In 1992, a group of landowners on the lake went to court seeking to enforce the legal lake level maximum of 891 feet set in 1969.  The decision went to the Court of Appeals twice. The appeals court ruled that the 1969 order was too old and that it would not enforce it.

The appeals court did rule in 1992 that the lower circuit court must have another hearing regarding minimum and maximum levels. That court then re-established the low level of 890 feet and the normal level of 890.5 feet but it did not set a new maximum water level, citing that it would only benefit four and one-half percent of property owners.

In 1997, the court clarified its order saying that “there is one normal lake level of 890.5 unless seasonal variation cause the lake to exceed that level.”

From Fredricks'  perspective that legal opinion sets precedent for the county drain commissioner.

“The court has set the legal precedent that there is no real obligation for the drain commissioner to be responsible for making the water level go down,” Fredricks said, explaining that the purpose of the July 2 meeting was to hear from the people on Pine Lake so that he and the drain commissioner could learn what the public wanted them to do and whether that might or might not lead to a possible solution through drain mantenance procedures.

During the public comment portion of the meeting, one woman told the surrounding crowd that she has been spending thousands of dollars on flooding repairs and prevention. Citing the possible increased costs for drain maintenance and reconstruction procedures, she then asked for any person who would be willing to spend $500 a year to get relief to raise their hand.  Every hand in the room shot up.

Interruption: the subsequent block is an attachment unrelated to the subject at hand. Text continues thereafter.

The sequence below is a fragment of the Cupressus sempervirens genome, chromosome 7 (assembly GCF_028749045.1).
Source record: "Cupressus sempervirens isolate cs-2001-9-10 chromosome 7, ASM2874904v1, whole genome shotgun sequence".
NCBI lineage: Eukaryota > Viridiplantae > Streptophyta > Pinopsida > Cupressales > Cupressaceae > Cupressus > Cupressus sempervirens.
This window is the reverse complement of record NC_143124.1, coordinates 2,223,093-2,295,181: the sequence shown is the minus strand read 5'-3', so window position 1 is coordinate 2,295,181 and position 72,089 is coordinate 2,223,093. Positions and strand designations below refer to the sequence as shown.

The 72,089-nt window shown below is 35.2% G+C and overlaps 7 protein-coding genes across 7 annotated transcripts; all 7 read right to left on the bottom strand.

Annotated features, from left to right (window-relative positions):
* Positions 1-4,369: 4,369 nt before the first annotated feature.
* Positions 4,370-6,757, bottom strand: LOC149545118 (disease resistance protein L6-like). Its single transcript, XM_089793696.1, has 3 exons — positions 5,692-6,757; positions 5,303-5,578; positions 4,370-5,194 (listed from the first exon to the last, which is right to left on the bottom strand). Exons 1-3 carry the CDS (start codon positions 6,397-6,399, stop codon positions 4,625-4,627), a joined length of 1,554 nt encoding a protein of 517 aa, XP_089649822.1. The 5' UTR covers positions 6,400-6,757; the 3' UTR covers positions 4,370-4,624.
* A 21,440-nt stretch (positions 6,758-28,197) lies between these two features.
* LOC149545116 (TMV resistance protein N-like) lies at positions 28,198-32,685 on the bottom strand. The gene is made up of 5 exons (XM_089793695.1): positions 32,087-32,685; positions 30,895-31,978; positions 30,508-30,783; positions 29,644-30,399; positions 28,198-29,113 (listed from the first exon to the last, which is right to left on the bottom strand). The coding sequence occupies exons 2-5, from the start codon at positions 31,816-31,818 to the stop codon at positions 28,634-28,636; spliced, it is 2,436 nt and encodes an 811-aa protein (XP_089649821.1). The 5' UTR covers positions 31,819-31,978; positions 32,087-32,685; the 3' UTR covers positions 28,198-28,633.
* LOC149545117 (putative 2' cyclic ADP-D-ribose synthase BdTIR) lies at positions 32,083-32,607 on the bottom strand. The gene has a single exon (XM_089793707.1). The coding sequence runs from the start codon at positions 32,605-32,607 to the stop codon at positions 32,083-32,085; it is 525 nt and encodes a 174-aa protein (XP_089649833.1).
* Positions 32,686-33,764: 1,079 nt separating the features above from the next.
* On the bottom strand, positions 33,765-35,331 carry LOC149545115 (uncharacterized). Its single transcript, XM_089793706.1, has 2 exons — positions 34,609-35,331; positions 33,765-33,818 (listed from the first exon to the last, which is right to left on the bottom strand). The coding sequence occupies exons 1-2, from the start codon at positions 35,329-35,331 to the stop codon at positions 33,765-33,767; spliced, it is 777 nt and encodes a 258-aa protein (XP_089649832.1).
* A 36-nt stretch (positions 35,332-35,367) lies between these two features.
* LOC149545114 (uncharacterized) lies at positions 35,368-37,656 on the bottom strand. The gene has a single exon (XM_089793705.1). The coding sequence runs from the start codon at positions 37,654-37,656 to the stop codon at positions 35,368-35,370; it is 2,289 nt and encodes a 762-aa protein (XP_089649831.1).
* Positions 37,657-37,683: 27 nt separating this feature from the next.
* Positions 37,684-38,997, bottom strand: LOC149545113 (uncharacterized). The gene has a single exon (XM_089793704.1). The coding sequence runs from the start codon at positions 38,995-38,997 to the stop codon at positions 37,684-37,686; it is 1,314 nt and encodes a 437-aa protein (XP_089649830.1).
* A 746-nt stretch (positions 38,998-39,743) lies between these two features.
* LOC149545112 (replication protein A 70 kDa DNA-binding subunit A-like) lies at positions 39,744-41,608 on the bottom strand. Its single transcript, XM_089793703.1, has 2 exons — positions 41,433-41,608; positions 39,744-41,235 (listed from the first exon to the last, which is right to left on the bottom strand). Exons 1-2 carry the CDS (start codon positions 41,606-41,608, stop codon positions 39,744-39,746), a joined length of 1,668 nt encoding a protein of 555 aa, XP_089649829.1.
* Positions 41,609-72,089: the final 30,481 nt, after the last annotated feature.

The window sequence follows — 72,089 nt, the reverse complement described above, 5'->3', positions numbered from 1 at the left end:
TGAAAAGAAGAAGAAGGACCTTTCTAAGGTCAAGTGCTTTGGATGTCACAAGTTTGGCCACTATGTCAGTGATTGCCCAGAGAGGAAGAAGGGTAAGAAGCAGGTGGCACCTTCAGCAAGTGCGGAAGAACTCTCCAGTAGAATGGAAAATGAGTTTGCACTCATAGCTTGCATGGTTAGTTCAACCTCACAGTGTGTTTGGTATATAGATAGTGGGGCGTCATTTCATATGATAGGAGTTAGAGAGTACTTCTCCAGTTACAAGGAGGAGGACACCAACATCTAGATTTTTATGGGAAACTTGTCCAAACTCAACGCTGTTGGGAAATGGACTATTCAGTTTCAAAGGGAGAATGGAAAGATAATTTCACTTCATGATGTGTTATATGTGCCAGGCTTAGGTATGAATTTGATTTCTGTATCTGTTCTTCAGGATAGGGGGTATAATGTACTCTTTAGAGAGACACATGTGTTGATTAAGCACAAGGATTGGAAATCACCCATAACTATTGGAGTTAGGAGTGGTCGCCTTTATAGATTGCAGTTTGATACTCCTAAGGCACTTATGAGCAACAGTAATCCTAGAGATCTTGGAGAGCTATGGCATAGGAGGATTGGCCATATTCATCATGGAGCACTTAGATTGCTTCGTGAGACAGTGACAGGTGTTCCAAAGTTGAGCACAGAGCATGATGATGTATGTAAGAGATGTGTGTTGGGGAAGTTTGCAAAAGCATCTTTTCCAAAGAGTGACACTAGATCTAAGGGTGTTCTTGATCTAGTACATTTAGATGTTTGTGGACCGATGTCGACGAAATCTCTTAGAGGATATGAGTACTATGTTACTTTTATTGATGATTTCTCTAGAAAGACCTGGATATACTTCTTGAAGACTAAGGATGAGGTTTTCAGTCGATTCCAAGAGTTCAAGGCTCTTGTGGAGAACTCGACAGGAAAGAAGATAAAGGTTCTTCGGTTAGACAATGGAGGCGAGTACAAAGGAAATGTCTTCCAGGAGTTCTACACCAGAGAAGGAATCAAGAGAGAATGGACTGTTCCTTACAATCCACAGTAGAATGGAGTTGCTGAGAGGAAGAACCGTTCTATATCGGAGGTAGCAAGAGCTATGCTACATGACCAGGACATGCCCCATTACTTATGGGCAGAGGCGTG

“Our goal coming into this meeting was seeing you, hearing your concerns, and seeing if it was an ultimatum to move forward,” said Dull, who reported he has received 37 different photographs detailing flooded properties across the lake.

One resident yelled out, “What is your assessment of the meeting then?”

“My assessment of this meeting is that we have a mandate to move forward and as quickly as possible,” replied Dull.

According to Dull, the goal is not to bring the lake down to 890.5 feet, but rather to bring it down to a point where the water can fluctuate and no one's property will be flooded.

Fredricks said that a conservative estimate for a long-term relief effort would have construction begin in 2021 and cost somewhere near $3 million, translating to $500 per resident per year over a 10-year period for the 625-property assessment district set in 1975.

According to the Drain Code, each property will be assessed at the conclusion of the project based on the benefit derived from the solution – meaning assessment of lakefront property will be higher than that of property that does not border the lake.

Fredricks said that because the 625-property assessment district had already been established there was no need to re-do the long legal process.

The next step is to go before both the Barry and Allegan County Boards of Commissioners. Those boards must be willing to pass a resolution allowing the drain commissioner to spend more than the $10,000 allotted yearly for maintenance of the drain.  Both boards must approve the resolution for a relief effort to begin.